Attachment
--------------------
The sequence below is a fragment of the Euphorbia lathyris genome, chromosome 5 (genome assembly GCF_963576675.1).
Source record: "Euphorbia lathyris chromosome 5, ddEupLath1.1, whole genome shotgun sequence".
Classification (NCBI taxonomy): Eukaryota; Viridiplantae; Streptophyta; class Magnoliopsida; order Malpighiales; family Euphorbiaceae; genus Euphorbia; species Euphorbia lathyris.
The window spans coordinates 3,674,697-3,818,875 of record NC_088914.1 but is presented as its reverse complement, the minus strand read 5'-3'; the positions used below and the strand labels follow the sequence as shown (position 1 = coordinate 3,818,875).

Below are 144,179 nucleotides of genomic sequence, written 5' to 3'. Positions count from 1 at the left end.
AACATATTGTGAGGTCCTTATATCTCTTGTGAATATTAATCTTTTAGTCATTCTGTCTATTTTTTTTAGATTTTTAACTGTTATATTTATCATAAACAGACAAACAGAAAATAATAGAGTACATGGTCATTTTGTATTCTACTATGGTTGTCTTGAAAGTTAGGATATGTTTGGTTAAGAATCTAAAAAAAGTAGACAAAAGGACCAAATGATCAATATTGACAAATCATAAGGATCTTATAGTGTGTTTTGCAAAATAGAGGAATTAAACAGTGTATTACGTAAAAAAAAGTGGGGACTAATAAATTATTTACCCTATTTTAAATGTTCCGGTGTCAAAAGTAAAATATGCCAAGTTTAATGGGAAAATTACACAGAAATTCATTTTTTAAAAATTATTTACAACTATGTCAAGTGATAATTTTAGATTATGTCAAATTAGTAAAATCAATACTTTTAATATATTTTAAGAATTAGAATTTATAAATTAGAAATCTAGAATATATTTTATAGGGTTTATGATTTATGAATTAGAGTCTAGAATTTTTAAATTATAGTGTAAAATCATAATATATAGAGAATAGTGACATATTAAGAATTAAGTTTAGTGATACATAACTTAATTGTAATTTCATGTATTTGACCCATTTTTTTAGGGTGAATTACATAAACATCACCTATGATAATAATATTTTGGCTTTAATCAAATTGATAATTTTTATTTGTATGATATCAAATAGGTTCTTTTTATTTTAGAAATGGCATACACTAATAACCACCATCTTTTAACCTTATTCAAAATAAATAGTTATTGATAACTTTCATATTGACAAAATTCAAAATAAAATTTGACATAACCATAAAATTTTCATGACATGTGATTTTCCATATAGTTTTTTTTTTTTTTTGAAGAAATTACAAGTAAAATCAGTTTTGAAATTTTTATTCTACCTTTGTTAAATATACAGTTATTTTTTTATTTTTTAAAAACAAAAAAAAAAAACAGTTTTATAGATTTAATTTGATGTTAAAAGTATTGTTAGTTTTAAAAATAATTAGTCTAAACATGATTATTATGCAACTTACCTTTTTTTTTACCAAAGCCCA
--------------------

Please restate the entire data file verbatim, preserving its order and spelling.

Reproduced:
The sequence below is a fragment of the Euphorbia lathyris genome, chromosome 5 (genome assembly GCF_963576675.1).
Source record: "Euphorbia lathyris chromosome 5, ddEupLath1.1, whole genome shotgun sequence".
Classification (NCBI taxonomy): Eukaryota; Viridiplantae; Streptophyta; class Magnoliopsida; order Malpighiales; family Euphorbiaceae; genus Euphorbia; species Euphorbia lathyris.
The window spans coordinates 3,674,697-3,818,875 of record NC_088914.1 but is presented as its reverse complement, the minus strand read 5'-3'; the positions used below and the strand labels follow the sequence as shown (position 1 = coordinate 3,818,875).

Below are 144,179 nucleotides of genomic sequence, written 5' to 3'. Positions count from 1 at the left end.
AACATATTGTGAGGTCCTTATATCTCTTGTGAATATTAATCTTTTAGTCATTCTGTCTATTTTTTTTAGATTTTTAACTGTTATATTTATCATAAACAGACAAACAGAAAATAATAGAGTACATGGTCATTTTGTATTCTACTATGGTTGTCTTGAAAGTTAGGATATGTTTGGTTAAGAATCTAAAAAAAGTAGACAAAAGGACCAAATGATCAATATTGACAAATCATAAGGATCTTATAGTGTGTTTTGCAAAATAGAGGAATTAAACAGTGTATTACGTAAAAAAAAGTGGGGACTAATAAATTATTTACCCTATTTTAAATGTTCCGGTGTCAAAAGTAAAATATGCCAAGTTTAATGGGAAAATTACACAGAAATTCATTTTTTAAAAATTATTTACAACTATGTCAAGTGATAATTTTAGATTATGTCAAATTAGTAAAATCAATACTTTTAATATATTTTAAGAATTAGAATTTATAAATTAGAAATCTAGAATATATTTTATAGGGTTTATGATTTATGAATTAGAGTCTAGAATTTTTAAATTATAGTGTAAAATCATAATATATAGAGAATAGTGACATATTAAGAATTAAGTTTAGTGATACATAACTTAATTGTAATTTCATGTATTTGACCCATTTTTTTAGGGTGAATTACATAAACATCACCTATGATAATAATATTTTGGCTTTAATCAAATTGATAATTTTTATTTGTATGATATCAAATAGGTTCTTTTTATTTTAGAAATGGCATACACTAATAACCACCATCTTTTAACCTTATTCAAAATAAATAGTTATTGATAACTTTCATATTGACAAAATTCAAAATAAAATTTGACATAACCATAAAATTTTCATGACATGTGATTTTCCATATAGTTTTTTTTTTTTTTTGAAGAAATTACAAGTAAAATCAGTTTTGAAATTTTTATTCTACCTTTGTTAAATATACAGTTATTTTTTTATTTTTTAAAAACAAAAAAAAAAAACAGTTTTATAGATTTAATTTGATGTTAAAAGTATTGTTAGTTTTAAAAATAATTAGTCTAAACATGATTATTATGCAACTTACCTTTTTTTTTACCAAAGCCCA